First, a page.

Sweets at supermarket tills are ‘fuelling obesity crisis’
Parents vent frustration at checkout aisles full of junk food in survey to kickstart new campaign
The Government will be urged to revisit proposals to ban unhealthy food from supermarket checkouts after a survey found that more than 90 per cent of shoppers believe the practice contributes to obesity.
A campaign called Junk Free Checkouts is being launched today and aims to force supermarkets to stop selling sweets near the tills, which exploits the “pester power” of children who nag their parents to buy the snacks.
The initiative, announced by the British Dietetic Association and the Children’s Food Campaign, comes in the wake of a nationwide survey in which 78 per cent of respondents said they found junk food at checkouts “annoying”. It also found that 83 per cent have been pestered by their children to buy junk food at the checkouts and 75 per cent have given in to their children and bought something because they were pestered.
Nearly 2,000 people took part in the Chuck the Junk Survey, of which the majority were women and two-thirds had children.
Health campaigners have long called for supermarkets to stop selling unhealthy snacks near the till, a practice they say is often targeted at children with promotional deals.
Speaking on behalf of the British Dietetic Association, obesity specialist Linda Hindle said: “Retailers are unwilling to stop pushing unhealthy food at the checkout and queuing areas. It may be lucrative for them but, as our survey found, it is deeply unpopular with customers and nudges purchasing behaviour in the wrong direction.
“If retailers can’t act on their own, then we hope to see robust action from the Government to tackle this problem.”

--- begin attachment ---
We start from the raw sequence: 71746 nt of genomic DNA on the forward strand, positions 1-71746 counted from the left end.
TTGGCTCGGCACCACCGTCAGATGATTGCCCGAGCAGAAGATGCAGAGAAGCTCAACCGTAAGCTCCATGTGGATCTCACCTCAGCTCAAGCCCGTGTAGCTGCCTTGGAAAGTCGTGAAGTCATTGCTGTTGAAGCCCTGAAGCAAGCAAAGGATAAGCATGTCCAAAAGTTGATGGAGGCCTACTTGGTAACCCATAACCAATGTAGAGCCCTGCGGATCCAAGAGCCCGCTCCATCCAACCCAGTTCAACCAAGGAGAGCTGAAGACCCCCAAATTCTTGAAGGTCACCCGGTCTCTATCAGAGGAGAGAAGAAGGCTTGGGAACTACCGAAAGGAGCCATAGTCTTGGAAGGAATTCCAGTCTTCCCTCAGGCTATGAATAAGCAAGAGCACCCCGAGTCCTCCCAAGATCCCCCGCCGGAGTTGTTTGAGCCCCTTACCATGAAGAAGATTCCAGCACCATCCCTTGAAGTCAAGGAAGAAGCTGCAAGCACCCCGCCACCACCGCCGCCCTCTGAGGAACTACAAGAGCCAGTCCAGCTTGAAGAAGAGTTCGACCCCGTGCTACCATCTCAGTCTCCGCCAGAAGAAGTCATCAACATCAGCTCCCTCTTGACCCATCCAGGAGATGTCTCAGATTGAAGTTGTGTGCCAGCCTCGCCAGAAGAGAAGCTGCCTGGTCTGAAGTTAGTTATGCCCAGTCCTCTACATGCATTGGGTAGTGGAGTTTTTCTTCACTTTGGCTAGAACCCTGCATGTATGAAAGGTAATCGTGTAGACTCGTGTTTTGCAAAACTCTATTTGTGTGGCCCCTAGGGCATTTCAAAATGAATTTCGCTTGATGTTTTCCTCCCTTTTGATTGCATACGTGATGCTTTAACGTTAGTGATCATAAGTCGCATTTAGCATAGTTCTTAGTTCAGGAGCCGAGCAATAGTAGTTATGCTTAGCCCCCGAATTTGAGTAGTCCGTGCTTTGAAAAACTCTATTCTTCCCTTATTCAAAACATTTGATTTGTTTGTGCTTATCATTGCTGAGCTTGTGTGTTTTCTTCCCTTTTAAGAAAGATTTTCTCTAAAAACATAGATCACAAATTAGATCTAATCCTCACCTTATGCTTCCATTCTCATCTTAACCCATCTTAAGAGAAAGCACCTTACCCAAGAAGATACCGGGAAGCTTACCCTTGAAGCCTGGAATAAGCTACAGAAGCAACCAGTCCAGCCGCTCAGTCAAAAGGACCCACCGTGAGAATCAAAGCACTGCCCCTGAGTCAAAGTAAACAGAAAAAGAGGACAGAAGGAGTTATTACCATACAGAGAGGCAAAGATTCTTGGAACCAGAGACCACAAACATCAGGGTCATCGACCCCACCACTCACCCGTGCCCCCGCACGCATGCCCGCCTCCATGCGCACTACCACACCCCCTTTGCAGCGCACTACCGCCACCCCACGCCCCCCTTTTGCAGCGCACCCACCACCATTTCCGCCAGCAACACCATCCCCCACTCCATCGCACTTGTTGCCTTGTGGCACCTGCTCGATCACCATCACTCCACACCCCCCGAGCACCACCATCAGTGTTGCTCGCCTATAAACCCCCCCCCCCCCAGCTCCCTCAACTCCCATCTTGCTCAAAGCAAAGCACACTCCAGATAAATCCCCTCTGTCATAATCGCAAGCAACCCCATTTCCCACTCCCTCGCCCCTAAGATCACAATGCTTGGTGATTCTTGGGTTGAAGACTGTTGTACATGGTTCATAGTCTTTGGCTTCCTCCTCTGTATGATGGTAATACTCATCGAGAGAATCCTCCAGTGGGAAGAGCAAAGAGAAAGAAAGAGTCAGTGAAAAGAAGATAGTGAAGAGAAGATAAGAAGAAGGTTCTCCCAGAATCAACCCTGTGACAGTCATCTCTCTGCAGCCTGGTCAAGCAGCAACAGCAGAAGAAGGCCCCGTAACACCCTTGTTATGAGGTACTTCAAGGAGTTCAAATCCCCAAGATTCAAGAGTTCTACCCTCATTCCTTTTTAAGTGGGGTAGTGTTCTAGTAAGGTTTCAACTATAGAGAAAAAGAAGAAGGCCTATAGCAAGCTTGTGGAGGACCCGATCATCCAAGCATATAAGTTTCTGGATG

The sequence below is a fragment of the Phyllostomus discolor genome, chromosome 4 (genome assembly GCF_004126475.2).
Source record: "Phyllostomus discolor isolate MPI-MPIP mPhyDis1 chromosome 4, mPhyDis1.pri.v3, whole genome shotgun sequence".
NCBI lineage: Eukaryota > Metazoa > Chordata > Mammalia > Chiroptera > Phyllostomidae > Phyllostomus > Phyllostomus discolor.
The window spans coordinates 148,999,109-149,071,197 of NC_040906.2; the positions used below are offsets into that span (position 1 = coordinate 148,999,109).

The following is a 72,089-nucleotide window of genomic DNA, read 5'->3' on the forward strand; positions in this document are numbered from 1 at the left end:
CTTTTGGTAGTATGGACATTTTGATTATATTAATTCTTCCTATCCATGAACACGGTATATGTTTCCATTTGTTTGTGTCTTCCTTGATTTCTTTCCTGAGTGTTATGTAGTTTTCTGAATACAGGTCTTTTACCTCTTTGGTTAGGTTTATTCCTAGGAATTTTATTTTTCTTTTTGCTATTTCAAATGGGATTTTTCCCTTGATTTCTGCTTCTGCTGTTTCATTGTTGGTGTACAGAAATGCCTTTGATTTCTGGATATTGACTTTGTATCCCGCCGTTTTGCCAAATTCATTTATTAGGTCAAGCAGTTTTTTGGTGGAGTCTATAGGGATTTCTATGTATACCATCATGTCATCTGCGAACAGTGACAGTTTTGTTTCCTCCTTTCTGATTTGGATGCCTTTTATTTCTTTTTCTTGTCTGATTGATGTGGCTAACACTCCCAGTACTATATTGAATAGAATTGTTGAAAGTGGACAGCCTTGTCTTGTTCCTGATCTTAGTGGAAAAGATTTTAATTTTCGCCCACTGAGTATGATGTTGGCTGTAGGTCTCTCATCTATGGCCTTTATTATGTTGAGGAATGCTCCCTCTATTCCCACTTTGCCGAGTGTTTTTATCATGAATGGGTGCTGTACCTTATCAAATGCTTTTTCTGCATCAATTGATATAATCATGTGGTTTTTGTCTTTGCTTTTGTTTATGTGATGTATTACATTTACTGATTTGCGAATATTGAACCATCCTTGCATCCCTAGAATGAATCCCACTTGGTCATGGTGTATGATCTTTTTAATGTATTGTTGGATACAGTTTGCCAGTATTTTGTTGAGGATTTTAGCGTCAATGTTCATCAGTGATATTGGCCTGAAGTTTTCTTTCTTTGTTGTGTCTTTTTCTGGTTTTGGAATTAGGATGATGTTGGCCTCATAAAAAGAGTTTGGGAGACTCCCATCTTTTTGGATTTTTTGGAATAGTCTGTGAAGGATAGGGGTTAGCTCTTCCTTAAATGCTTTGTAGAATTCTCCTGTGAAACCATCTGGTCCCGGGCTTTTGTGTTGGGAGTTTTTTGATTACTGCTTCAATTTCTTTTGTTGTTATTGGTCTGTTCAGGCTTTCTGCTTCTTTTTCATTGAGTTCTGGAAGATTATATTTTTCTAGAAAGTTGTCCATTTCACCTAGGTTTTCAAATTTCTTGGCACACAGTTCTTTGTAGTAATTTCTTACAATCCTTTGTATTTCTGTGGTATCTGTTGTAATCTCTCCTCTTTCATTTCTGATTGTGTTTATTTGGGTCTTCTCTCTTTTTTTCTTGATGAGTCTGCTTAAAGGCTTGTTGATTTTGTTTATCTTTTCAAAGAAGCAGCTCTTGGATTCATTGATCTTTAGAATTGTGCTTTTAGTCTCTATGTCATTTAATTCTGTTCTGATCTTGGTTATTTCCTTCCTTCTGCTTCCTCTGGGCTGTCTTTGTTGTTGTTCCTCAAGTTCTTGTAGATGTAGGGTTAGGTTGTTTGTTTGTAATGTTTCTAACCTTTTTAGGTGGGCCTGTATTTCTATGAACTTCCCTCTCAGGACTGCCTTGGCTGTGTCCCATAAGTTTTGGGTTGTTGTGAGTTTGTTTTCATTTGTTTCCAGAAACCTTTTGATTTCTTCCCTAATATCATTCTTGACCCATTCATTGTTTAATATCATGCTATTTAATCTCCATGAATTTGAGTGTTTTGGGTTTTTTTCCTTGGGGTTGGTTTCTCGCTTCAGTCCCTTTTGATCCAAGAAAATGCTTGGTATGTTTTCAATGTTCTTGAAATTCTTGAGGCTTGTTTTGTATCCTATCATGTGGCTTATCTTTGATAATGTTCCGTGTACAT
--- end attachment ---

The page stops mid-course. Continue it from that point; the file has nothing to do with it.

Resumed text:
The Government appeared to perform a U-turn on the issue in July, when Anna Soubry, the minister responsible for public health, ruled out a clampdown on so-called sweet and chocolate “guilt” lanes in shops and supermarkets, just days after vowing to abolish them.
Under its “responsibility deal” launched in 2011, the Government has received pledges from all leading supermarkets and food manufacturers to lower the fat and salt content of food products and adopt clearer labelling.
A Department of Health spokesman said other moves being considered by the Government included urging stores to spend more on marketing low-calorie products and ending the practice of herding shoppers through aisles of unhealthy snacks.
Campaigners have attacked the code of conduct for not doing enough to tackle the issue. Asda, Morrisons and Tesco were found to be the worst offenders that stocked the most junk food at tills.
Supermarkets are now being criticised for reneging on promises to change the way they sold confectionery a decade after a 2003 investigation by the independent watchdog the Food Commission.
Experts say there is a weight of scientific research to show that the practice of stocking checkout aisles with sweets is a cynical ploy by supermarkets to tempt shoppers into buying sweets and other fatty and salty foods at the end of a tiring few hours’ shopping.
Professor of marketing at EM-Lyon Business School, Agnes Nairn, told The Independent that shoppers’ buying patterns were likely to alter by the time they reached the checkout counter. “Consumers are more likely to go for something unhealthy when they are tired because they aren’t able to make the rational decision they would make otherwise,” she said.
“Although they all know that a chocolate egg is not as good for them as fruit salad, if you have to do that in a hurry, they make the wrong choice.”
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